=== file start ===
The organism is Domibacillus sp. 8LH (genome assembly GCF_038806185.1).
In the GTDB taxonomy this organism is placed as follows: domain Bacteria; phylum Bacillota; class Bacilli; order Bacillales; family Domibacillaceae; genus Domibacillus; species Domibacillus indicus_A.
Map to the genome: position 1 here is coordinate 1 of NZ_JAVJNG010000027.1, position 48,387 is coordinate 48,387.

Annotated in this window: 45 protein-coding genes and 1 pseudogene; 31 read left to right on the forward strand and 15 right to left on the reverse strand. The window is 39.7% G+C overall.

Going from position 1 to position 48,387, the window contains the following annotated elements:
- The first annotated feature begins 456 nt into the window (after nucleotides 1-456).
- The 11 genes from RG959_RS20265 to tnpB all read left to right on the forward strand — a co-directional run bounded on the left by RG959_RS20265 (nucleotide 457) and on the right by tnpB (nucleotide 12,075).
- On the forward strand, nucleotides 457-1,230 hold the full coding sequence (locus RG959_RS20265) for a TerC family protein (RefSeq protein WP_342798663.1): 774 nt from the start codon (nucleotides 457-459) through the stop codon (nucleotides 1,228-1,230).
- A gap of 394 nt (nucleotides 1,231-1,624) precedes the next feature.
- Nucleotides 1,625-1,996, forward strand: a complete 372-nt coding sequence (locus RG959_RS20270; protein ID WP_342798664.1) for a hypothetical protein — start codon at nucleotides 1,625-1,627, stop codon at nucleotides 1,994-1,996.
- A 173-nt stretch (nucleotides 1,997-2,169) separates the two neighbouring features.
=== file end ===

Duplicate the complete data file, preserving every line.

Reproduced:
The organism is Domibacillus sp. 8LH (genome assembly GCF_038806185.1).
In the GTDB taxonomy this organism is placed as follows: domain Bacteria; phylum Bacillota; class Bacilli; order Bacillales; family Domibacillaceae; genus Domibacillus; species Domibacillus indicus_A.
Map to the genome: position 1 here is coordinate 1 of NZ_JAVJNG010000027.1, position 48,387 is coordinate 48,387.

Annotated in this window: 45 protein-coding genes and 1 pseudogene; 31 read left to right on the forward strand and 15 right to left on the reverse strand. The window is 39.7% G+C overall.

Going from position 1 to position 48,387, the window contains the following annotated elements:
- The first annotated feature begins 456 nt into the window (after nucleotides 1-456).
- The 11 genes from RG959_RS20265 to tnpB all read left to right on the forward strand — a co-directional run bounded on the left by RG959_RS20265 (nucleotide 457) and on the right by tnpB (nucleotide 12,075).
- On the forward strand, nucleotides 457-1,230 hold the full coding sequence (locus RG959_RS20265) for a TerC family protein (RefSeq protein WP_342798663.1): 774 nt from the start codon (nucleotides 457-459) through the stop codon (nucleotides 1,228-1,230).
- A gap of 394 nt (nucleotides 1,231-1,624) precedes the next feature.
- Nucleotides 1,625-1,996, forward strand: a complete 372-nt coding sequence (locus RG959_RS20270; protein ID WP_342798664.1) for a hypothetical protein — start codon at nucleotides 1,625-1,627, stop codon at nucleotides 1,994-1,996.
- A 173-nt stretch (nucleotides 1,997-2,169) separates the two neighbouring features.